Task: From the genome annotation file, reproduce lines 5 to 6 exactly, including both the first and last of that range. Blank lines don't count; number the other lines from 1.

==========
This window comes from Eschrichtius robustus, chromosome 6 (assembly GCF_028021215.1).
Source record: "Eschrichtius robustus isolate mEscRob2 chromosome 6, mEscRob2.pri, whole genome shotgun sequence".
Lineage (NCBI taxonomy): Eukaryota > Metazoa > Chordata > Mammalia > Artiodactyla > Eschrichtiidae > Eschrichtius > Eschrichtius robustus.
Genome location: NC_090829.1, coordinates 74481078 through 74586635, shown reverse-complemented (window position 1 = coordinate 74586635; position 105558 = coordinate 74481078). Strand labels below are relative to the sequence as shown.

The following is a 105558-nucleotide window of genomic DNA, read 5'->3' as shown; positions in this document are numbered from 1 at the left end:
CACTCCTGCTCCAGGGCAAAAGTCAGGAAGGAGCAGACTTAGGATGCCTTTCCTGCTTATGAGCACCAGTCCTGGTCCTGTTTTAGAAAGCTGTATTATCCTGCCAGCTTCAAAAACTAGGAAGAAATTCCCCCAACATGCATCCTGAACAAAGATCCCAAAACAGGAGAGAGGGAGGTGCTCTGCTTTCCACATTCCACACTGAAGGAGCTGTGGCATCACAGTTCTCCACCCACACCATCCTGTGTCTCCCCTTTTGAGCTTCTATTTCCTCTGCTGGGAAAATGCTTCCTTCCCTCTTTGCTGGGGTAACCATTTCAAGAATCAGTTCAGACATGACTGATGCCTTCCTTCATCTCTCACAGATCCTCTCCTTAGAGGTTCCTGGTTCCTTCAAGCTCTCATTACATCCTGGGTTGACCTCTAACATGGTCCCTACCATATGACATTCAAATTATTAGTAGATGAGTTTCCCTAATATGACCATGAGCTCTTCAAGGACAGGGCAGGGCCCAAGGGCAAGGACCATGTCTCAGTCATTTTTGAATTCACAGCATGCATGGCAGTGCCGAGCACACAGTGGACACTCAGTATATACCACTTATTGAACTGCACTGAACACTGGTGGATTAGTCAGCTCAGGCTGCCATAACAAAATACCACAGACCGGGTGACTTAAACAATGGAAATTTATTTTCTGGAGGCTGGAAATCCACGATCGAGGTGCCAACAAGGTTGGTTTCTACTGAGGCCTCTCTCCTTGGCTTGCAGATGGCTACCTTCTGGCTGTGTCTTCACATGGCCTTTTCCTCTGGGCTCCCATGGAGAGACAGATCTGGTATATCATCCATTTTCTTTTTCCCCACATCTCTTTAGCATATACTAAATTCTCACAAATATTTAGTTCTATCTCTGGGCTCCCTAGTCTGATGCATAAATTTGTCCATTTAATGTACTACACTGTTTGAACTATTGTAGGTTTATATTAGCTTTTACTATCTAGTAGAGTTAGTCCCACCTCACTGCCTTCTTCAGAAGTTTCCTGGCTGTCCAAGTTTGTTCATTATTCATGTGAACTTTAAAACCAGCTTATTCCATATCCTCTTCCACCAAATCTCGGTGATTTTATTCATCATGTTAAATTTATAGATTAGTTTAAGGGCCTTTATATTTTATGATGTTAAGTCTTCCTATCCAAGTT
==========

The following is a 105558-nucleotide window of genomic DNA, read 5'->3' as shown; positions in this document are numbered from 1 at the left end:
CACTCCTGCTCCAGGGCAAAAGTCAGGAAGGAGCAGACTTAGGATGCCTTTCCTGCTTATGAGCACCAGTCCTGGTCCTGTTTTAGAAAGCTGTATTATCCTGCCAGCTTCAAAAACTAGGAAGAAATTCCCCCAACATGCATCCTGAACAAAGATCCCAAAACAGGAGAGAGGGAGGTGCTCTGCTTTCCACATTCCACACTGAAGGAGCTGTGGCATCACAGTTCTCCACCCACACCATCCTGTGTCTCCCCTTTTGAGCTTCTATTTCCTCTGCTGGGAAAATGCTTCCTTCCCTCTTTGCTGGGGTAACCATTTCAAGAATCAGTTCAGACATGACTGATGCCTTCCTTCATCTCTCACAGATCCTCTCCTTAGAGGTTCCTGGTTCCTTCAAGCTCTCATTACATCCTGGGTTGACCTCTAACATGGTCCCTACCATATGACATTCAAATTATTAGTAGATGAGTTTCCCTAATATGACCATGAGCTCTTCAAGGACAGGGCAGGGCCCAAGGGCAAGGACCATGTCTCAGTCATTTTTGAATTCACAGCATGCATGGCAGTGCCGAGCACACAGTGGACACTCAGTATATACCACTTATTGAACTGCACTGAACACTGGTGGATTAGTCAGCTCAGGCTGCCATAACAAAATACCACAGACCGGGTGACTTAAACAATGGAAATTTATTTTCTGGAGGCTGGAAATCCACGATCGAGGTGCCAACAAGGTTGGTTTCTACTGAGGCCTCTCTCCTTGGCTTGCAGATGGCTACCTTCTGGCTGTGTCTTCACATGGCCTTTTCCTCTGGGCTCCCATGGAGAGACAGATCTGGTATATCATCCATTTTCTTTTTCCCCACATCTCTTTAGCATATACTAAATTCTCACAAATATTTAGTTCTATCTCTGGGCTCCCTAGTCTGATGCATAAATTTGTCCATTTAATGTACTACACTGTTTGAACTATTGTAGGTTTATATTAGCTTTTACTATCTAGTAGAGTTAGTCCCACCTCACTGCCTTCTTCAGAAGTTTCCTGGCTGTCCAAGTTTGTTCATTATTCATGTGAACTTTAAAACCAGCTTATTCCATATCCTCTTCCACCAAATCTCGGTGATTTTATTCATCATGTTAAATTTATAGATTAGTTTAAGGGCCTTTATATTTTATGATGTTAAGTCTTCCTATCCAAGTT